‘National Day’ Marks 70 Years of China’s National Tragedy

For China and the world, hope lies in resisting the specter of communism
September 30, 2019 Updated: September 30, 2019

The future of the Chinese people, and all humanity, lies in resisting and disintegrating the specter of communism.

Seventy years ago, the Chinese Communist Party (CCP) seized power in mainland China, bringing hundreds of millions of people under its control. On Oct. 1, 1949, it declared the establishment of a “People’s Republic,” beginning a period of brutal tyranny for the world’s most populous country, and a calamity of unprecedented scale for its 5,000-year civilization.

Today, China finds itself caught between two extremes. One is in Beijing, where the CCP dictatorship has put on an immense military parade to brandish its power and dominance. This vacuous show of force belies a desperate sense of insecurity: Strict security measures have been imposed across the city and beyond in the form of a “wartime” lockdown radiating from the capital out to the surrounding provinces.

The other is in Hong Kong, the financial hub that has seen the steady erosion of its autonomy and unique freedoms in the 22 years since it was turned over to the Chinese regime. However, standing up to this encroachment are millions of ordinary Hongkongers who value their liberty and way of life.

After months of protests that began with demonstrations against an extradition bill that would allow the Chinese regime to transfer individuals from Hong Kong to stand trial in Communist Party-controlled courts, the message from the people of Hong Kong is clear: resist authoritarianism and reject the CCP.

The Hongkongers’ actions don’t only represent themselves. Their courage and solidarity has become a voice for all Chinese suffering under the Communist Party’s misrule. On “National Day,” or literally the “day of national celebration,” they embody the truth that this day is no time for rejoicing, but rather a reminder of a 70-year-long national tragedy.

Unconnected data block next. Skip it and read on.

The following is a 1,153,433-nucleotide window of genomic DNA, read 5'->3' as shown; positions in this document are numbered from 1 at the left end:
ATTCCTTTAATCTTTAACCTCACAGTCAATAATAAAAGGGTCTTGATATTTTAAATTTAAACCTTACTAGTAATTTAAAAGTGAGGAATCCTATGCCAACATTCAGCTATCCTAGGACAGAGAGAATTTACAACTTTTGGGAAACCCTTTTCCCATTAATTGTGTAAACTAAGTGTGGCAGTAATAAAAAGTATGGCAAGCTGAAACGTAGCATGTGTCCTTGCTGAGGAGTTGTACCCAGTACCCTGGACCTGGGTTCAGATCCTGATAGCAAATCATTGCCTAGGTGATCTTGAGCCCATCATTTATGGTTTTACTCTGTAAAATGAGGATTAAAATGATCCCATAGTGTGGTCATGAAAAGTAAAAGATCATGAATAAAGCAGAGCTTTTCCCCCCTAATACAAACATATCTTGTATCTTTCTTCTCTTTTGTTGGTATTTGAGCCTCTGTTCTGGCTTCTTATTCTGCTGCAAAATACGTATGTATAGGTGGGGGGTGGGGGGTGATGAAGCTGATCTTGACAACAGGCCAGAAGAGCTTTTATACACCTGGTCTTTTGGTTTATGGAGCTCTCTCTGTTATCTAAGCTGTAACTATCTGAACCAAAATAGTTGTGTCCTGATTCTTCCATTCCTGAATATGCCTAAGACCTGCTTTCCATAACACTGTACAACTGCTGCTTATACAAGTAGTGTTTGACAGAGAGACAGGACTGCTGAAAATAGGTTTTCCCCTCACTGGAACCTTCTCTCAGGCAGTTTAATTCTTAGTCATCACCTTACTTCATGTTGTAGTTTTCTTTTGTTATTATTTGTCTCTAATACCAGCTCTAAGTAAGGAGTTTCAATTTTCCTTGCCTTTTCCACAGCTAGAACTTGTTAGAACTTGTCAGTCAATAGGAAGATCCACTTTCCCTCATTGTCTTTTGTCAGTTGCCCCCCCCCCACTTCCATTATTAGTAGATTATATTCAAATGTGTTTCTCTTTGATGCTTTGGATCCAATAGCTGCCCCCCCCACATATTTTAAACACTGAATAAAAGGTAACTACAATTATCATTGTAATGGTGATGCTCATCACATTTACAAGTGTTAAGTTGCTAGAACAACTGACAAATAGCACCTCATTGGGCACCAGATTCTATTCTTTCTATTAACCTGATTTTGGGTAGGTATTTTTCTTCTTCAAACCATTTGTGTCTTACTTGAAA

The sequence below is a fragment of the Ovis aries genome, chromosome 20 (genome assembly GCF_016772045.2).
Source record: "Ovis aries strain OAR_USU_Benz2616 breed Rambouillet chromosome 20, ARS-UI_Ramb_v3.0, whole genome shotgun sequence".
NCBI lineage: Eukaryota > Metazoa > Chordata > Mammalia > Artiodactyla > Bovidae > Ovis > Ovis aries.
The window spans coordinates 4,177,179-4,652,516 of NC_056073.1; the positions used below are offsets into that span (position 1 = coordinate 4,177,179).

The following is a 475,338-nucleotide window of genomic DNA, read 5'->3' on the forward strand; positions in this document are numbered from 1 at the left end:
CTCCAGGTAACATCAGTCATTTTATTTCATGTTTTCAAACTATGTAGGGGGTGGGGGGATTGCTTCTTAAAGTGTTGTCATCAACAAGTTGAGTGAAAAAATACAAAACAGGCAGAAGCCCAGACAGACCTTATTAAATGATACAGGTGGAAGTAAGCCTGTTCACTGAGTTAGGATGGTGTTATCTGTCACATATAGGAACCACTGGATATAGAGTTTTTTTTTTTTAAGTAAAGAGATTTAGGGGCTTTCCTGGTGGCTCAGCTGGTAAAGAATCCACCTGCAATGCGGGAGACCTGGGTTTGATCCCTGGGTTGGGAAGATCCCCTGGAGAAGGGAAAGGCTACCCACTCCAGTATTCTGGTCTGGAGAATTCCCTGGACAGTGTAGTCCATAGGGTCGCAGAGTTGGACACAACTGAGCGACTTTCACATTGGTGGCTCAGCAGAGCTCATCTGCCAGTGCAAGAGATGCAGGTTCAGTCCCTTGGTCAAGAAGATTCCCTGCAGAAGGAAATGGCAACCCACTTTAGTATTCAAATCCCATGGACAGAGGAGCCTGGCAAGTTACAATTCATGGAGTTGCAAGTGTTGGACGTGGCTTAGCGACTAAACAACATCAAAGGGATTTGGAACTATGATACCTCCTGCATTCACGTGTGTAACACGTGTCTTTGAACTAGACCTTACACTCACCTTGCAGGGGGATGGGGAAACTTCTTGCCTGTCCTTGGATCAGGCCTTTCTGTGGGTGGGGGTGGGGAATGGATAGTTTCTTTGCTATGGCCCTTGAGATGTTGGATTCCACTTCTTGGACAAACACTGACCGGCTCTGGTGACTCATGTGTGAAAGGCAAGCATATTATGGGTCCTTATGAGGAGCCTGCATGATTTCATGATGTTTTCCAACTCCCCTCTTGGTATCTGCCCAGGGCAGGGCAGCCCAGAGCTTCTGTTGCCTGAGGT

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Demonstrators hold up their hands to symbolize the five demands that protesters are asking for, as they take part in a pro-democracy rally in Hong Kong’s Tuen Mun district on Sept. 21, 2019. (Philip Fong/AFP/Getty Images)

Communism Is the Enemy of China and the World

On Oct. 1, it’s a ritual for the CCP to celebrate the day that, in 1949, it rose to power and imposed its dictatorship over mainland China. For the Chinese people, the last seven decades have been a nightmare of stolen freedoms, trampled dignity, and continuous brutalization of the human spirit.

Since usurping power in China, the CCP has opposed not only the Chinese people, but the shared values of the entire human race.

A few days ago, U.S. President Donald Trump, addressing the U.N. General Assembly, warned of the “specter of socialism”:

“Socialism and communism are not about justice. They are not about equality, they are not about lifting up the poor, and they are certainly not about the good of the nations. Socialism and communism are about one thing only: power for the ruling class.”

Trump’s words are a stern reminder to anyone who harbors romantic notions about the socialist movement. The CCP sees socialism as but the primary stage of communism and seeks nothing less than world domination under its banner.

To see these plans in action, one need look no further than the vast sums that the Chinese regime spends on global influence operations: from the Confucius Institutes that spread communist propaganda, to the “Thousand Talents Plan” that takes aim at the intellectual property of the free world; from the predatory infrastructure investments of the “One Belt, One Road” initiative, to the vision of a “shared future for mankind” dominated by the CCP.

At the heart of the trade war between the United States and China is neither a conflict between nations nor a clash of civilizations. The dispute is not a matter of disagreement between East and West, but a question of liberty versus tyranny, good versus evil.

The fight against communism is humanity’s collective struggle with the devil, and surpasses the boundaries of ethnicity and race. Ever since the specter of communism manifested in Europe two centuries ago, the struggle has been waged across all fields, from politics to economy to culture.

Starting with the United States, the governments of the free world have begun to reexamine their post-Cold War policies of appeasement toward the CCP. Tempted by economic gain, proponents of these policies sacrificed the national interests of democratic states to feed the expanding might of the communist superpower.

Among Chinese, books such as the “Nine Commentaries on the Chinese Communist Party” and “The Ultimate Goal of Communism” have awakened millions to the fundamental truth about communism: It is not an ideology or a social movement, but a specter bent on the destruction of humankind.

For the Whole World, Hope Lies in Rejecting the CCP

According to traditional Chinese cosmology, the number nine is associated with calamity and upheaval. This wisdom has held especially true in the course of the CCP’s 70 years of rule.